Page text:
What's the answer? You know the answer, but I'll tell you why.

The phone is the MUCH better option when:

  • You need to have a quick discussion without formality

  • You need a quick answer or clarification about something

  • You need to make arrangements that you know will require a lot of back and forth if done through written communication

  • You need to convey tone/emotion to avoid misunderstandings

  • You need immediate feedback (instant messaging does not always mean IMMEDIATE two-way messaging)

  • You don't need to see each other

  • You don't need to sit in front of your computer

  • You don't need to share your screen

But, here's the thing... we develop fear and anxiety around things when we don't do often (there's a reason public speaking is the #1 fear—it's because most of us aren't doing it every day!), so we need to practice and challenge ourselves and each other to embrace the phone again or else the phobia and anxiety will continue and, potentially, get worse.

It's up to you to save the phone from its dodo fate.

Here are a few tips to help you and your team re-incorporate the phone:

  • Explain the Why?, When?, and What? - Take the opportunity during a team meeting to have a discussion with everyone about why it's important to include the phone as a means of communication, when it's best to use the phone, and what you can talk about, as well as what you can do to alleviate phone anxiety. Even better, have your team identify and answer these questions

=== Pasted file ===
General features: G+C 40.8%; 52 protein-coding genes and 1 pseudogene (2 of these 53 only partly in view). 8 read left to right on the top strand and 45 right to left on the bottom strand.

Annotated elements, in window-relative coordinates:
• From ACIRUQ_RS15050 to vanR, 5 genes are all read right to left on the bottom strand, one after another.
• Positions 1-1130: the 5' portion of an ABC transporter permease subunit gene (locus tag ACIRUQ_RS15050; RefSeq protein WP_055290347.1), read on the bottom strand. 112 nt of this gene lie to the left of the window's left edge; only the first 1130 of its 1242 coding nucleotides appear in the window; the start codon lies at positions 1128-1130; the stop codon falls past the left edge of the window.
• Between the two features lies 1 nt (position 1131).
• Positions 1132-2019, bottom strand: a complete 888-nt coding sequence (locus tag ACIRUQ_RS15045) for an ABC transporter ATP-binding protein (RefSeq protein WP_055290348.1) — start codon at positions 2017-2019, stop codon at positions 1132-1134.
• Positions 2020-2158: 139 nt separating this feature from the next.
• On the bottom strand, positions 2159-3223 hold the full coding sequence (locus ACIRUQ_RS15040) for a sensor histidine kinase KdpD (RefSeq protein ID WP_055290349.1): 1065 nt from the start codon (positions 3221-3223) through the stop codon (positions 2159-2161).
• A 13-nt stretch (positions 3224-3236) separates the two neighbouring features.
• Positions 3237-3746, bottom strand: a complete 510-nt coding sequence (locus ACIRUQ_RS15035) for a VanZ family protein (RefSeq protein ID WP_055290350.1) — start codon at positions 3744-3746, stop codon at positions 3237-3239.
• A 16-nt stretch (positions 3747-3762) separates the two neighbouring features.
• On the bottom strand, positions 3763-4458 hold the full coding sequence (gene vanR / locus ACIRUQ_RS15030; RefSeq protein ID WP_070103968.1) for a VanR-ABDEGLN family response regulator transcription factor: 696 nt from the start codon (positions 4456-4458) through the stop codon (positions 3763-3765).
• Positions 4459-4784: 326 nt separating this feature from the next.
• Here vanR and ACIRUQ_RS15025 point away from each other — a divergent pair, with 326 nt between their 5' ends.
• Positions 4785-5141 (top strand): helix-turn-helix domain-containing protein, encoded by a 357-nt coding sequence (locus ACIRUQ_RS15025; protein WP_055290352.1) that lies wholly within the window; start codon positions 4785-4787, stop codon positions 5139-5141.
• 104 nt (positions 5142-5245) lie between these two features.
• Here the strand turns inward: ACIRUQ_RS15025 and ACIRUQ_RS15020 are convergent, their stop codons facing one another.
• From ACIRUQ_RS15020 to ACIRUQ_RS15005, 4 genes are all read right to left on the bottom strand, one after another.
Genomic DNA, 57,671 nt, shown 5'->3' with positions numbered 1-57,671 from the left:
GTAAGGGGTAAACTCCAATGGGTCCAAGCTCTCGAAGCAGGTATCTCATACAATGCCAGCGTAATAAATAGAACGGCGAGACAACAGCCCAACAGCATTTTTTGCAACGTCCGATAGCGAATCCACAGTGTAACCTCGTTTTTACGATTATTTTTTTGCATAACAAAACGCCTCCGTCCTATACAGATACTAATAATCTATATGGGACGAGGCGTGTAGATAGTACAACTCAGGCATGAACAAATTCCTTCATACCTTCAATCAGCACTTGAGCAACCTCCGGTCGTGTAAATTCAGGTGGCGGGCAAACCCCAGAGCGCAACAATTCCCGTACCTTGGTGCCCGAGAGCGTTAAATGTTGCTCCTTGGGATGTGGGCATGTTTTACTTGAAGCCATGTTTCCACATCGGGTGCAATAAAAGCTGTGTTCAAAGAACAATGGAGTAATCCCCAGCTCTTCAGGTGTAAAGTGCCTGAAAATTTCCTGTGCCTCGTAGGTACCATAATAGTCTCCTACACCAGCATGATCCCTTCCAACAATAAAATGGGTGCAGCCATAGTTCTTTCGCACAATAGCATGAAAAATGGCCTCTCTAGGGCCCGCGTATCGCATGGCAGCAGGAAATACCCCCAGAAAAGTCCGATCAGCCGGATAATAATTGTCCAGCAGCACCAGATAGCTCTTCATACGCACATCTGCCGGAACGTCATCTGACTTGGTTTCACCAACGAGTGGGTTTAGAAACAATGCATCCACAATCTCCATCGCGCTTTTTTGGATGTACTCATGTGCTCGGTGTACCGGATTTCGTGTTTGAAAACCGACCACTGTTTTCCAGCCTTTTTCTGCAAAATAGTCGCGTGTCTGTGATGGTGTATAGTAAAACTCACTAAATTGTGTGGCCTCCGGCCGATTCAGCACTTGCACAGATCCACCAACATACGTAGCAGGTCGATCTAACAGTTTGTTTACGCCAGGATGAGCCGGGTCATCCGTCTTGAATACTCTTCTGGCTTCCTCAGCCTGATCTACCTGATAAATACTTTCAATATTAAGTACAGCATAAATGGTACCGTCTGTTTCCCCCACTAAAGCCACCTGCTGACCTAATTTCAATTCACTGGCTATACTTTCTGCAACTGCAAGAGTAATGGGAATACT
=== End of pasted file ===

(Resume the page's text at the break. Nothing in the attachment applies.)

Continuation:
• Set expectations and guidelines - After discussing the benefits and situations where phone would be best, set out some expectations and guidelines for what mode of communication is best for different scenarios, so team members know what to expect and get into the habit of selecting the best communication method.

  • Practice what you preach - This one should be obvious, but if you're preaching the benefits of phone use, you need to embrace it yourself by not only answering the phone, but also phoning others.

Is that last suggestion making you feel anxious already?

Here are a few tips to help you in the moment:

Before the call:

  • Practice breathing - Take some deep breaths and get grounded. Here's a great grounding exercise to try.

  • Write out bullet points - It may sound silly, but having bullet points in front of you of what you want to talk about can give you confidence, help steer the conversation, and ensure you don't forget anything.

During the call:

  • Practice with people you feel comfortable with - Start picking up the phone more with those you feel comfortable with. Soon, you'll find that you feel more comfortable with the phone itself and not just those on the other end.

  • Use a handsfree option - It's time to invest in headphones if you haven't yet. If you don't have to worry about holding the phone, then you'll be able to speak more naturally incorporating hand gestures if that's what's more comfortable for you.

  • SMILE - Not only does smiling put you in a better mood, it's also contagious AND the person on the other end can actually feel you smiling. Not only that, astute ears can even discern what type of smile you have on your face.

Want to talk more about this and other leadership topics, call me. The number is in the signature. I'll answer. Seriously.